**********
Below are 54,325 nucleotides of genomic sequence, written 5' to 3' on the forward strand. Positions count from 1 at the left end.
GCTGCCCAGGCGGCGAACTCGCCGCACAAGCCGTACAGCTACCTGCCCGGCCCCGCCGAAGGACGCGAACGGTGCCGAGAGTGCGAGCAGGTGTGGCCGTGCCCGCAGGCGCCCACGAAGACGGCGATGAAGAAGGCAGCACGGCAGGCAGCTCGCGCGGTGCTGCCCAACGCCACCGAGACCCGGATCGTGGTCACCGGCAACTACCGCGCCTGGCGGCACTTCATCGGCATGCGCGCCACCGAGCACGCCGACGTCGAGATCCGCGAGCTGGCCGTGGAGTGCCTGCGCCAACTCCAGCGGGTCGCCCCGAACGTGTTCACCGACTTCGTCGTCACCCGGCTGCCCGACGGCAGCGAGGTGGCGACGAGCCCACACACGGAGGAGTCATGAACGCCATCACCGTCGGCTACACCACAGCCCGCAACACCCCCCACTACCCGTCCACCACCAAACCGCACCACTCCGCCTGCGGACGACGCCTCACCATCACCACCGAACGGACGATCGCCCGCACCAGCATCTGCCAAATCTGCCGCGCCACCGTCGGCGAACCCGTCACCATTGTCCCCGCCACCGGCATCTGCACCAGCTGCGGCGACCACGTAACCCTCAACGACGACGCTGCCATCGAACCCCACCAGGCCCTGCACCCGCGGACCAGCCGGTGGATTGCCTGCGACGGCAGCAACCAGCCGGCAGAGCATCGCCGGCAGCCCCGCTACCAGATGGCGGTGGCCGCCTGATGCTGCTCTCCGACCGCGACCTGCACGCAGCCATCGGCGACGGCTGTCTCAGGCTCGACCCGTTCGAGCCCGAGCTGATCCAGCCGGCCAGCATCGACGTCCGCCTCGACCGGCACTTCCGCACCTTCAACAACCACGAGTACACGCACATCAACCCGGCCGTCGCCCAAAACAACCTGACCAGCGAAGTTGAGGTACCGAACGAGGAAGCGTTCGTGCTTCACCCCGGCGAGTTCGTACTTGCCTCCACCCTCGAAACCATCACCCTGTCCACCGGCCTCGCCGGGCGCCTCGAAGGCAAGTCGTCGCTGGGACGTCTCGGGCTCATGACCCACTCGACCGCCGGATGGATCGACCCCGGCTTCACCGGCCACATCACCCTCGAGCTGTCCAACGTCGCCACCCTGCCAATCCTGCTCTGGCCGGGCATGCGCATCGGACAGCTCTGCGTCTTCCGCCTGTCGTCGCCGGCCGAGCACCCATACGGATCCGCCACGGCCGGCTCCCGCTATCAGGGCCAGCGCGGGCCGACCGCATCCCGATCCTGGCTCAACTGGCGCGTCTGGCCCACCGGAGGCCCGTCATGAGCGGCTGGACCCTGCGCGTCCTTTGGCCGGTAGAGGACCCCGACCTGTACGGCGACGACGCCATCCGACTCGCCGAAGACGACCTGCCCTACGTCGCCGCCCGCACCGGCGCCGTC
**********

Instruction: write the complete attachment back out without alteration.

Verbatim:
Below are 54,325 nucleotides of genomic sequence, written 5' to 3' on the forward strand. Positions count from 1 at the left end.
GCTGCCCAGGCGGCGAACTCGCCGCACAAGCCGTACAGCTACCTGCCCGGCCCCGCCGAAGGACGCGAACGGTGCCGAGAGTGCGAGCAGGTGTGGCCGTGCCCGCAGGCGCCCACGAAGACGGCGATGAAGAAGGCAGCACGGCAGGCAGCTCGCGCGGTGCTGCCCAACGCCACCGAGACCCGGATCGTGGTCACCGGCAACTACCGCGCCTGGCGGCACTTCATCGGCATGCGCGCCACCGAGCACGCCGACGTCGAGATCCGCGAGCTGGCCGTGGAGTGCCTGCGCCAACTCCAGCGGGTCGCCCCGAACGTGTTCACCGACTTCGTCGTCACCCGGCTGCCCGACGGCAGCGAGGTGGCGACGAGCCCACACACGGAGGAGTCATGAACGCCATCACCGTCGGCTACACCACAGCCCGCAACACCCCCCACTACCCGTCCACCACCAAACCGCACCACTCCGCCTGCGGACGACGCCTCACCATCACCACCGAACGGACGATCGCCCGCACCAGCATCTGCCAAATCTGCCGCGCCACCGTCGGCGAACCCGTCACCATTGTCCCCGCCACCGGCATCTGCACCAGCTGCGGCGACCACGTAACCCTCAACGACGACGCTGCCATCGAACCCCACCAGGCCCTGCACCCGCGGACCAGCCGGTGGATTGCCTGCGACGGCAGCAACCAGCCGGCAGAGCATCGCCGGCAGCCCCGCTACCAGATGGCGGTGGCCGCCTGATGCTGCTCTCCGACCGCGACCTGCACGCAGCCATCGGCGACGGCTGTCTCAGGCTCGACCCGTTCGAGCCCGAGCTGATCCAGCCGGCCAGCATCGACGTCCGCCTCGACCGGCACTTCCGCACCTTCAACAACCACGAGTACACGCACATCAACCCGGCCGTCGCCCAAAACAACCTGACCAGCGAAGTTGAGGTACCGAACGAGGAAGCGTTCGTGCTTCACCCCGGCGAGTTCGTACTTGCCTCCACCCTCGAAACCATCACCCTGTCCACCGGCCTCGCCGGGCGCCTCGAAGGCAAGTCGTCGCTGGGACGTCTCGGGCTCATGACCCACTCGACCGCCGGATGGATCGACCCCGGCTTCACCGGCCACATCACCCTCGAGCTGTCCAACGTCGCCACCCTGCCAATCCTGCTCTGGCCGGGCATGCGCATCGGACAGCTCTGCGTCTTCCGCCTGTCGTCGCCGGCCGAGCACCCATACGGATCCGCCACGGCCGGCTCCCGCTATCAGGGCCAGCGCGGGCCGACCGCATCCCGATCCTGGCTCAACTGGCGCGTCTGGCCCACCGGAGGCCCGTCATGAGCGGCTGGACCCTGCGCGTCCTTTGGCCGGTAGAGGACCCCGACCTGTACGGCGACGACGCCATCCGACTCGCCGAAGACGACCTGCCCTACGTCGCCGCCCGCACCGGCGCCGTC